Heat-Treated Glass

Heat-treated glass is available in two different options: Heat-strengthened or tempered—sometimes referred to as fully tempered. The application, in accordance with the building code requirements, will dictate the type of heat-treated product that should be specified. GGI utilizes state-of-the-art technology to produce quality heat-treated glass in a variety of glass types—for commercial and residential applications.

Information & Samples

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Heat-Strengthened Glass

Heat-strengthened glass is produced with surface and edge compression levels less than fully tempered glass, as specified by ASTM C 1048. The lower compression levels yield a product that is generally twice as strong as annealed glass of the same thickness, size, and type.

ASTM C 1048 requires that heat-strengthened glass have a surface compression level between 3,500 pounds per square inch (psi) to 7,500 psi (24 to 52 MPa). The break pattern of heat-strengthened glass is relatively large. The glass pieces typically remain engaged in the glazing pocket, decreasing the probability of fall out.

Heat-strengthened glass does not meet the safety glazing requirements for use in hazardous locations.

FEATURES & BENEFITS

  • Meets industry standard specification requirements ASTM C 1048
  • Break pattern like annealed glass, yet two times stronger
  • For use in non-safety glazing applications subjected to wind loads and thermal stresses
  • Maximum recommended sizes are subject to the glass thickness and configurations specified

APPLICATIONS

  • Curtain Walls
  • Insulating Glass Units
  • Laminated Glass
  • Windows

Fully Tempered Glass

Fully tempered glass is required in ASTM C 1048 to have either a minimum surface compression of 10,000 psi (69 MPa) or an edge compression of not less than 9,700 psi (67 MPa) or meet ANSI Z 97.1 or CPSC 16 CFR 1201. The higher compression levels yield a product that is generally four times stronger than annealed glass and twice as strong as heat-strengthened glass of the same thickness, size, and type.

Upon impact, fully tempered glass shatters into relatively small fragments significantly reducing the likelihood of serious injuries as with ordinary annealed glass. To qualify as a safety glazing material as defined by ANSI Z97.1 and CPSC 16 CFR 1201, the ten largest particles taken from a broken fully tempered lite of glass shall weigh no more than the equivalent weight of 10 square inches (64 cm²) of the original specimen when tested according to the standards.

FEATURES & BENEFITS

  • Meets the safety glazing requirements for fully tempered glass ANSI Z 97.1 or CPSC 16 CFR 1201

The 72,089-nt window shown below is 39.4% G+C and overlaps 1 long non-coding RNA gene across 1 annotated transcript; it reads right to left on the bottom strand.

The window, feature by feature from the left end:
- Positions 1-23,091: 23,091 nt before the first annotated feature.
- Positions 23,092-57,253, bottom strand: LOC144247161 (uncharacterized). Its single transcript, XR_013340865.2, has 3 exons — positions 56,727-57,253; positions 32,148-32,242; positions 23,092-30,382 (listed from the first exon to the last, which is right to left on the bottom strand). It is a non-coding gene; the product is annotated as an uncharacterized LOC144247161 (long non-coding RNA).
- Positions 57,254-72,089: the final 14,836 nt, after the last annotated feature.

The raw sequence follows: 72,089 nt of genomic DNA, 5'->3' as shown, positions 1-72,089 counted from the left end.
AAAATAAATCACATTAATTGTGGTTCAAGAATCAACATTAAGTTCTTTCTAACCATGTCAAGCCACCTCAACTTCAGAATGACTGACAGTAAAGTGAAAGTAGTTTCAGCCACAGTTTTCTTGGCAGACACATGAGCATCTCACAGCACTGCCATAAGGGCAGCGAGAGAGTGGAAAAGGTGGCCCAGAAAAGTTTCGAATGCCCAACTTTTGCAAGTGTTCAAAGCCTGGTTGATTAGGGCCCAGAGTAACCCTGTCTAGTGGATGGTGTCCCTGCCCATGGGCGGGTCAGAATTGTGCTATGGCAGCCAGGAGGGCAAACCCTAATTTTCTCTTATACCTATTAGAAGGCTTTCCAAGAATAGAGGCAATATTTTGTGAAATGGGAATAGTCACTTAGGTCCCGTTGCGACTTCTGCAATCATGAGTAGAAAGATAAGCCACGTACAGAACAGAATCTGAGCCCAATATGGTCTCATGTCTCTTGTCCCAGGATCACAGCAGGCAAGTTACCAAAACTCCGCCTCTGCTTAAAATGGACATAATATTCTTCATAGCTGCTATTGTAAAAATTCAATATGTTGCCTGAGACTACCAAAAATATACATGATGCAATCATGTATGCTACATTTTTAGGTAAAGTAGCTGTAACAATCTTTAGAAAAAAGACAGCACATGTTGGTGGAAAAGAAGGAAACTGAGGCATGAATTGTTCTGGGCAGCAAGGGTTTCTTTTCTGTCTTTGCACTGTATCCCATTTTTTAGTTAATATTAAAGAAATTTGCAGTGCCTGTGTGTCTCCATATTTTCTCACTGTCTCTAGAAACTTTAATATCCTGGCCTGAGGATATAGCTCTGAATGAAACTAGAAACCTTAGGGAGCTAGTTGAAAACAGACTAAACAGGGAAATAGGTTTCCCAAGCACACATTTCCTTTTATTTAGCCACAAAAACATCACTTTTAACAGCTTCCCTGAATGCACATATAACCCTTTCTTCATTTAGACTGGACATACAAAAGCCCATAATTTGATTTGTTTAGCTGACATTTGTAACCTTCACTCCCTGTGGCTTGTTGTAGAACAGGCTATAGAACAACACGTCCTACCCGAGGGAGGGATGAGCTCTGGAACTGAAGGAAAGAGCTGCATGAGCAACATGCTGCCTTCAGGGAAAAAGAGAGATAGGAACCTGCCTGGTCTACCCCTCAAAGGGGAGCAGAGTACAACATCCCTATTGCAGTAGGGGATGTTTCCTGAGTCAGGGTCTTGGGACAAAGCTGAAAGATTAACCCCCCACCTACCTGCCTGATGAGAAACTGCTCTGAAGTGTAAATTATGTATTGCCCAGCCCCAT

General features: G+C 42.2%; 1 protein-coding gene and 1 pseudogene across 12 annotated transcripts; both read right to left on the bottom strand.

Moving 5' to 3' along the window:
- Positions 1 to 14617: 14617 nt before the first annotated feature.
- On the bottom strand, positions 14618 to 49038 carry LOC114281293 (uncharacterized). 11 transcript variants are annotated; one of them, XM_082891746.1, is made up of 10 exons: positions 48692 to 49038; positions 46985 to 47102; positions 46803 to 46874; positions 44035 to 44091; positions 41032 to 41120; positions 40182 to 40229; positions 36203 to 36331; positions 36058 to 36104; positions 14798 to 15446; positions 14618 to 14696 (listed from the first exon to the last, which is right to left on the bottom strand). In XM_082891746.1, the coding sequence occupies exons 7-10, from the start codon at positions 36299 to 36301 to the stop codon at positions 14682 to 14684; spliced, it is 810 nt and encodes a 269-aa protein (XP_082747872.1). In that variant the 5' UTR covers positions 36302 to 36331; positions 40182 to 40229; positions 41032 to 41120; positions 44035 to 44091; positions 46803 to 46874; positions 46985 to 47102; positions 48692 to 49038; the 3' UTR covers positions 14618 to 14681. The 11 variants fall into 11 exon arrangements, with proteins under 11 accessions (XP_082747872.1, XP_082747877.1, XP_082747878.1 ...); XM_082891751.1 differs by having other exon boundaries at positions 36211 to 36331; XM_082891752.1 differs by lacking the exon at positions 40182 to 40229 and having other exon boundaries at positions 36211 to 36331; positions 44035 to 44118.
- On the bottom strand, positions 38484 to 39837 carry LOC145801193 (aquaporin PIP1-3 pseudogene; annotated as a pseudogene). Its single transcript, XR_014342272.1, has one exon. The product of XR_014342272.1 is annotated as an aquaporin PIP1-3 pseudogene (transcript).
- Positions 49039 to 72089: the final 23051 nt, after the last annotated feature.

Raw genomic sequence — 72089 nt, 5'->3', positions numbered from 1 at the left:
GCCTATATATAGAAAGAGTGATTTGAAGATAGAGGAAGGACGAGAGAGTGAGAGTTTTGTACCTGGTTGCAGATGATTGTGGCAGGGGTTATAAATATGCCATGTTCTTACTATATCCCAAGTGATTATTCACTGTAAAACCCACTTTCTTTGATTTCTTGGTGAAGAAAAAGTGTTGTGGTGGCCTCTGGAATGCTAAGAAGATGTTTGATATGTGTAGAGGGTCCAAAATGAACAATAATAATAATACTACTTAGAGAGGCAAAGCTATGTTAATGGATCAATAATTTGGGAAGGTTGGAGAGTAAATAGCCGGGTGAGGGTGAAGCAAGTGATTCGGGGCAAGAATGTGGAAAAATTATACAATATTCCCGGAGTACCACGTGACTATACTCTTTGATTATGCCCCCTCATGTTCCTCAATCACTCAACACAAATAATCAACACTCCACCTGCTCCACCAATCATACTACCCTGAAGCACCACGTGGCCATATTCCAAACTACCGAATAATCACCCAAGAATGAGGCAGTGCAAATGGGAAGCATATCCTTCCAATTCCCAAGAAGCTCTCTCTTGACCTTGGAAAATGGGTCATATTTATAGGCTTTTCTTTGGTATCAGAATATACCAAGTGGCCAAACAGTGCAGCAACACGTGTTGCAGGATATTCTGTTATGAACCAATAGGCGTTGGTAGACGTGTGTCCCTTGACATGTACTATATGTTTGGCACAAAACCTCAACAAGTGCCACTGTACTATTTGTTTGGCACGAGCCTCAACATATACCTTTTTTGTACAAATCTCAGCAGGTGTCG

• Break pattern results in small fragments
  • Four times stronger than annealed glass
  • Tested and approved by the Safety Glazing Certification Council (SGCC)
  • For use in safety glazing applications subjected to mechanical and thermal stresses
  • Maximum recommended sizes are subject to the glass thickness and configurations specified.

APPLICATIONS

  • All-Glass Entrances
  • Curtain Walls
  • Doors
  • Glass Handrails
  • Insulating Glass Units
  • Laminated Glass
  • Partitions
  • Point-Supported Glass Wall Systems
  • Storefronts
  • Shower Enclosures
  • Windows

It is important to note that the original flatness of glass is slightly modified by the heat-treating process causing reflected images to be distorted. Bow, warp, roll distortion and strain pattern are inherent characteristics of heat-treated glass. While fabricators take steps to minimize these conditions, they cannot be eliminated. Consult ASTM C 1048 for additional information.Fully tempered glass is required in ASTM C 1048 to have either a minimum surface compression of 10,000 psi (69 MPa) or an edge compression of not less than 9,700 psi (67 MPa) or meet ANSI Z 97.1 or CPSC 16 CFR 1201. The higher compression levels yield a product that is generally four times stronger than annealed glass and twice as strong as heat-strengthened glass of the same thickness, size, and type.

Heat-strengthened and fully tempered glass cannot be cut, drilled, or edged following the heat-treated process. Sandblasting, etching, or v-grooving should be executed before the heat-treating process. In addition, some rolled, patterned glass cannot be heat-treated.

 

GGI is a member of the U.S. Green Building Council in support of sustainable building design and environmentally friendly manufacturing processes.

 

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